Effectively, what it needs is a really strong, secure, shared internet-based database, and that database hasn’t been around. If it had been around, we wouldn’t need things like The Fair Trade or the Soil Association; we would just have it all online.

These kinds of asset shadowing - that’s what we call them, because it’s sort of like taking an asset and placing it in some sort of shadow, like a pairing on the internet, on the blockchain, these kinds of asset shadowing things don’t really exist yet, but it’s exactly the sort of thing that the blockchain would really excel at doing, because it is this database with very strong logic guarantees, with very strong security, so you can be certain that authenticated users really are authenticated, and it’s ubiquitous - it’s everywhere on the internet. It’s open and free, and that’s really great for allowing third parties to create custom solutions and make their own dime on the back of this technology.

I don’t know if that will help give you a better idea about where this stuff can go.

[01:10:09.18] Yeah, absolutely it does. I was even beginning to brainstorm a distributed Escrow right as you began to explain it. You started to get me at least thinking along these lines and I think that’s powerful, when you have a lot of people who are smart and able and can program and can think of these new things that previously couldn’t exist, and let’s see what we can do with it.

One question we have with regard to the future - I know Adam has voiced this as well - is if and how can something like Ethereum go mainstream. It seems like it’s the kind of thing, just like the web was, where it wasn’t mainstream until everybody was using it without having to understand it. Right now we have blog posts and Wikipedia articles and podcasts explaining Ethereum to people who are interested, very fringe listeners like ours… How far do you think we are from the point where mainstream people are using some sort of service/application online that uses the Ethereum platform in the background, and they don’t even have to know that it exists, and yet there it is? I think that’s when we know that cryptocurrencies in general and perhaps Ethereum in particular have arrived. How far are we from that future, and how do we get there?

If you’d have asked me that question about 12 months ago, I would have said probably about six months… [laughter]

A developer at heart.

I’m not sure I can give a great answer this time…

Instead of saying how far out, maybe what would it take? What has to move - as you used the chess world analogy earlier - in the chess world to make this mainstream?

I’d probably say two things. Firstly, the tools - we need better tools for developers. It’s just a no-brainer, to be able to pick something up and actually run with it, make an application that’s gonna change the world. The second thing that we need is better user interfaces for all of this stuff. The end users are not really provided with an especially good means of interacting with Ethereum, or probably more importantly, its applications.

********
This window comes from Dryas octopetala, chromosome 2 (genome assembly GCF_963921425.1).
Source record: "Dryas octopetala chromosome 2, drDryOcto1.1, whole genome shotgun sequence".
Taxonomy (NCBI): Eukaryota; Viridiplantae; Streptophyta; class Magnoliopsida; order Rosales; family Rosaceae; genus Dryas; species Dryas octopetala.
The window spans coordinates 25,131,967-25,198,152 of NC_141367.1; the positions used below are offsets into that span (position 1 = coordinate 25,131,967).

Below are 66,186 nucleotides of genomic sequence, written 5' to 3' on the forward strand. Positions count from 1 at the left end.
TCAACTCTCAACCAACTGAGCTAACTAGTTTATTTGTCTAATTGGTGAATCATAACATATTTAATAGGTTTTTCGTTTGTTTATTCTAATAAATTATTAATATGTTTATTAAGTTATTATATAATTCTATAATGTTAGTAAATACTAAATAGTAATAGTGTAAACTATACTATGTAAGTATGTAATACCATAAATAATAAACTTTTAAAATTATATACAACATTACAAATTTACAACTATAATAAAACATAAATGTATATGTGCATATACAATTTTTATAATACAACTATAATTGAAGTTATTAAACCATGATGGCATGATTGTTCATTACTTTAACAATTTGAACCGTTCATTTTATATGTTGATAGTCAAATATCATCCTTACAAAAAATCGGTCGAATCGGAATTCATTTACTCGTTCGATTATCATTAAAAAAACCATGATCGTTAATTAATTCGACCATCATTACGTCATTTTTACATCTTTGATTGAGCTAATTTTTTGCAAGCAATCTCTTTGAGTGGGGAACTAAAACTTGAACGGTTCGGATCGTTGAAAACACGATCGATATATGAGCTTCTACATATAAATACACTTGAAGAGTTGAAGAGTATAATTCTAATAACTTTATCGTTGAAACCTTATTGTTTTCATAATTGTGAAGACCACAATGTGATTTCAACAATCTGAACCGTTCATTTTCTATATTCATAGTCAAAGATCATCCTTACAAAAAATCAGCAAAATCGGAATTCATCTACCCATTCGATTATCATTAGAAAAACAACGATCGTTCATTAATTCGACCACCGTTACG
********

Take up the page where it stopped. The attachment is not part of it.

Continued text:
We’re gonna need much better integrations into things like web browsers, and that’s something that we’re working on at Ethcore. And we’re gonna need better tooling, so developers can create that experience really easily.

You mentioned Ethcore - it’s probably a good opportunity, as we get nearer to the close of the show, to give a little bit more around yourself… We’ve mentioned you have a lot of your net worth in Ether that you’re working with, the foundation… Remind me again the foundation that is involved here.

The Ethereum Foundation?

Okay, easy enough. [laughter] I was thinking it had to be harder than that, but I didn’t wanna guess wrong. So yeah, the Ethereum Foundation, and then you have Ethcore, which I assume is a for-profit company that you’re a part of. So give us that understanding, and what are you guys doing at Ethcore that is launching off Ethereum, or trying to.

I was one of the people who sort of helped found the Ethereum Foundation, which is continuing as a nonprofit based in Switzerland that’s doing fairly important stuff within the community, like organizing conferences and assuring that at least one client of the Ethereum network is well maintained. This client is called Geth.

[01:13:56.07] Ethcore is a company setup by me. A few of the people that were originally members/employees of the foundation also came along with me and helped me set up Ethcore, and what we’re doing is firstly injecting a choice into the ecosystem - we have an alternative implementation of the Ethereum protocol called Parity. We’re also trying to push forward on this UI, and trying to make Ethereum that much easier for people to interact with, and in part also make a developer toolset, a developer API that’s better than the current one, that really helps developers get their head around what needs to be done and helps them actually create applications much faster.